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Global Health Groups Announce Project to Tackle Cervical Cancer Burden in Latin America and the Caribbean
Cervical Cancer is a Major Public Health Issue in Latin America and the Caribbean

Kuala Lumpur, Malaysia May 29, 2013 – The American Cancer Society today announced its participation in a new project to reduce cervical cancer incidence and mortality among women in Latin America and the Caribbean. The Society has joined the U.S. Department of Health and Human Services, the Network of National Cancer Institutes of the Union of South American Nations (RINC/UNASUR), and the Pan American Health Organization/World Health Organization (PAHO/WHO) to create the Cervical Cancer Prevention and Control Project for Latin America and the Caribbean, which aims to reduce cervical cancer incidence and mortality through outreach to women in Latin America and the Caribbean who have never been screened and to increase HPV vaccination among girls. The announcement was made today at the 2013 Women Deliver conference in Kuala Lumpur, Malaysia.

            Although highly preventable and largely treatable, cervical cancer remains a major life-threatening health problem in Latin America and the Caribbean. It is the second most common cancer among women in the region, with an estimated 68,000 women being newly diagnosed and 32,000 women dying from the disease each year. The Cervical Cancer Prevention and Control Project for Latin America and the Caribbean will support Ministries of Health and civil society groups with public awareness initiatives to diminish a prevailing culture of stigma and isolation surrounding cervical cancer and to increase access to HPV vaccination and cervical screening, diagnosis and treatment, among other goals. This project is in support of the PAHO Regional Strategy and Plan of Action for Cervical Cancer Prevention and Control, endorsed by the Region’s Ministers of Health through the Network of National Cancer Institutes (RINC/UNASUR Health) to strengthen the public health response to this women’s cancer.

            “This announcement comes on the heels of the 66th World Health Assembly, where world leaders just took historic measures to adopt an action plan for the prevention and control of noncommunicable diseases from 2013 to 2020, which includes indicators for cervical cancer screening and availability of vaccines against the human papillomavirus,” said John R. Seffrin, PhD, chief executive officer of the American Cancer Society. “We are proud to join trusted global health groups to put what we know into action so that women in Latin America, the Caribbean, and elsewhere in the world don’t have to die needlessly from cervical cancer.”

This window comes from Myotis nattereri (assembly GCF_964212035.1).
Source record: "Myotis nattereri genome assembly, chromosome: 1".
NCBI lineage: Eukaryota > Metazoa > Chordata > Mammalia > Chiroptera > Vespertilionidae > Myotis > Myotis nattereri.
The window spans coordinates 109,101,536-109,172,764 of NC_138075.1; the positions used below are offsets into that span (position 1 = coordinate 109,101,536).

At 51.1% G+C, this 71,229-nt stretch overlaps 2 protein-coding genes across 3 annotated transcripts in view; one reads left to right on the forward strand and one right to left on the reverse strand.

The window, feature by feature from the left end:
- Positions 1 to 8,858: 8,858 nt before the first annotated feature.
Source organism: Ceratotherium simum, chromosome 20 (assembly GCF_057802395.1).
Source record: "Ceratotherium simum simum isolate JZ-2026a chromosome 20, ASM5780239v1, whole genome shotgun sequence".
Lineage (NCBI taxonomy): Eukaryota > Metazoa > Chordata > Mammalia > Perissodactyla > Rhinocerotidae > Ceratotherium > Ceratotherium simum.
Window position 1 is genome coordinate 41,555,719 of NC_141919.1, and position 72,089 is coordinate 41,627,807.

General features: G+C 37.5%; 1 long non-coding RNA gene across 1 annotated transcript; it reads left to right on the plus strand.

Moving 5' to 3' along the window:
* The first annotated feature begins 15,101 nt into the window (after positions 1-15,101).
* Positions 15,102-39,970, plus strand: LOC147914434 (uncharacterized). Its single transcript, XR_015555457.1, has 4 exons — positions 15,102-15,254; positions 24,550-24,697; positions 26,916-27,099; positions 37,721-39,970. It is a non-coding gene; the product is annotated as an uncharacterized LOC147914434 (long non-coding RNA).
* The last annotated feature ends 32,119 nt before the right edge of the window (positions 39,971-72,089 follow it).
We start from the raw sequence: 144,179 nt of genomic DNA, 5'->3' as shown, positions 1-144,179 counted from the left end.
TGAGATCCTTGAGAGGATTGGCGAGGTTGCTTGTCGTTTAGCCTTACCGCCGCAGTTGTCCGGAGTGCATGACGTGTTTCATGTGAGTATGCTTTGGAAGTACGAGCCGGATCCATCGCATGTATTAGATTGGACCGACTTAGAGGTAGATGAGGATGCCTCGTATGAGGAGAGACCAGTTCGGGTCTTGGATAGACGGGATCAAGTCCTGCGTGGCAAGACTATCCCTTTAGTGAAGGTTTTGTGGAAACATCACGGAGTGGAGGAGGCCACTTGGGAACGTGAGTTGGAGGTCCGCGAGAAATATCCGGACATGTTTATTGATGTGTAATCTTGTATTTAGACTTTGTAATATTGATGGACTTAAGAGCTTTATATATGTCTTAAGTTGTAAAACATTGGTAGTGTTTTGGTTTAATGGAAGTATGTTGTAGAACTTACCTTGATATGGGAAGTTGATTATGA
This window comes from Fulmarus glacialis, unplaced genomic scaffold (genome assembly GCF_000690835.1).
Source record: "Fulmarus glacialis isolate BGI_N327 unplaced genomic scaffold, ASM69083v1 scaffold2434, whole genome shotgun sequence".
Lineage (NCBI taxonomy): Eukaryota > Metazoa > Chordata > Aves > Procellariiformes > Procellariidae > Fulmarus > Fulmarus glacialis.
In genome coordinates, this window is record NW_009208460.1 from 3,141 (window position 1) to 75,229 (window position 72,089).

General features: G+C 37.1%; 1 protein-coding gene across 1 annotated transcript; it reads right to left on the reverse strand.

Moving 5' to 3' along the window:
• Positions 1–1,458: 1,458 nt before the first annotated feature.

The Society also partnered with leading health organizations to host the ‘Global Forum on Cervical Cancer Prevention’ preceding the Women Deliver conference.  With global cervical cancer prevention leaders, advocates, academics and policy makers, the Society joins in a ‘Call to Action’ for universal access to cervical cancer prevention. With the knowledge, resources, and tools to act, the groups call for cervical cancer to become a priority at the global level. See cervicalcanceraction.org for the call to action document.

            In addition to the cervical cancer project, the Society is commissioning a Cost of Action report on the global price of comprehensive global cervical prevention to be released by the end of this year. This report will demonstrate to governments and donors that investments in HPV vaccinations, cervical cancer screenings, and treatments are cost-effective, within reach and urgently needed to save lives. The Society has prioritized cervical cancer prevention, control, and advocacy in its new global strategy as a proven, cost-effective opportunity to save lives and end suffering from this disease.

About the American Cancer Society

The American Cancer Society is a global grassroots force of more than three million volunteers saving lives and fighting for every birthday threatened by every cancer in every community. As the largest voluntary health organization, the Society's efforts have contributed to a 20 percent decline in cancer death rates in the U.S. since 1991, and a 50 percent drop in smoking rates. Thanks in part to our progress nearly 14 million Americans who have had cancer and countless more who have avoided it will celebrate more birthdays this year. As we mark our 100th birthday in 2013, we're determined to finish the fight against cancer. We're finding cures as the nation’s  largest private, not-for-profit investor in cancer research, ensuring people facing cancer have the help they need and continuing the fight for access to quality health care, lifesaving screenings, clean air, and more. For more information, to get help, or to join the fight, call us anytime, day or night, at 1-800-227-2345 or visit cancer.org. For more information on our global programs, visit global.cancer.org and follow @ACSGlobal on Twitter.



For more information, contact Busola Afolabi | American Cancer Society | busola.afolabi@cancer.org